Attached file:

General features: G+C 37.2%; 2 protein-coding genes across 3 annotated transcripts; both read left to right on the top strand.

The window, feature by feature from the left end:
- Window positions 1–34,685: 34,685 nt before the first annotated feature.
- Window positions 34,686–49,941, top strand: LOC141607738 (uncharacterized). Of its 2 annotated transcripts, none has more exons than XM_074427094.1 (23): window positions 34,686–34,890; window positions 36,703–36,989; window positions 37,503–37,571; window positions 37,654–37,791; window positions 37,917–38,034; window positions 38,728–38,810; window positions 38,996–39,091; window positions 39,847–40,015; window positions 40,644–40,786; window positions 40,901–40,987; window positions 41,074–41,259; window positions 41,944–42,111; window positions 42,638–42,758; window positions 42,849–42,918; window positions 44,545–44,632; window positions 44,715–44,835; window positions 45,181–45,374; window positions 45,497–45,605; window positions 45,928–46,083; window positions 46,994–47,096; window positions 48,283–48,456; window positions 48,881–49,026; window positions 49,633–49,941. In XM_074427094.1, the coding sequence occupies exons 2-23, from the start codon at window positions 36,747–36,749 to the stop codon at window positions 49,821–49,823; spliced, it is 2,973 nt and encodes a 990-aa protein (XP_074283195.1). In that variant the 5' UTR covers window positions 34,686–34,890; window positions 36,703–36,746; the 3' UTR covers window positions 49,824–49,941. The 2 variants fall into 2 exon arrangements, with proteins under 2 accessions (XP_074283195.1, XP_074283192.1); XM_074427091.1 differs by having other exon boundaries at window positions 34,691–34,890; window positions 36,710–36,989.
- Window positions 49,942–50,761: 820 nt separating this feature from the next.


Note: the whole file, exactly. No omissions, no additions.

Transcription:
General features: G+C 37.2%; 2 protein-coding genes across 3 annotated transcripts; both read left to right on the top strand.

The window, feature by feature from the left end:
- Window positions 1–34,685: 34,685 nt before the first annotated feature.
- Window positions 34,686–49,941, top strand: LOC141607738 (uncharacterized). Of its 2 annotated transcripts, none has more exons than XM_074427094.1 (23): window positions 34,686–34,890; window positions 36,703–36,989; window positions 37,503–37,571; window positions 37,654–37,791; window positions 37,917–38,034; window positions 38,728–38,810; window positions 38,996–39,091; window positions 39,847–40,015; window positions 40,644–40,786; window positions 40,901–40,987; window positions 41,074–41,259; window positions 41,944–42,111; window positions 42,638–42,758; window positions 42,849–42,918; window positions 44,545–44,632; window positions 44,715–44,835; window positions 45,181–45,374; window positions 45,497–45,605; window positions 45,928–46,083; window positions 46,994–47,096; window positions 48,283–48,456; window positions 48,881–49,026; window positions 49,633–49,941. In XM_074427094.1, the coding sequence occupies exons 2-23, from the start codon at window positions 36,747–36,749 to the stop codon at window positions 49,821–49,823; spliced, it is 2,973 nt and encodes a 990-aa protein (XP_074283195.1). In that variant the 5' UTR covers window positions 34,686–34,890; window positions 36,703–36,746; the 3' UTR covers window positions 49,824–49,941. The 2 variants fall into 2 exon arrangements, with proteins under 2 accessions (XP_074283195.1, XP_074283192.1); XM_074427091.1 differs by having other exon boundaries at window positions 34,691–34,890; window positions 36,710–36,989.
- Window positions 49,942–50,761: 820 nt separating this feature from the next.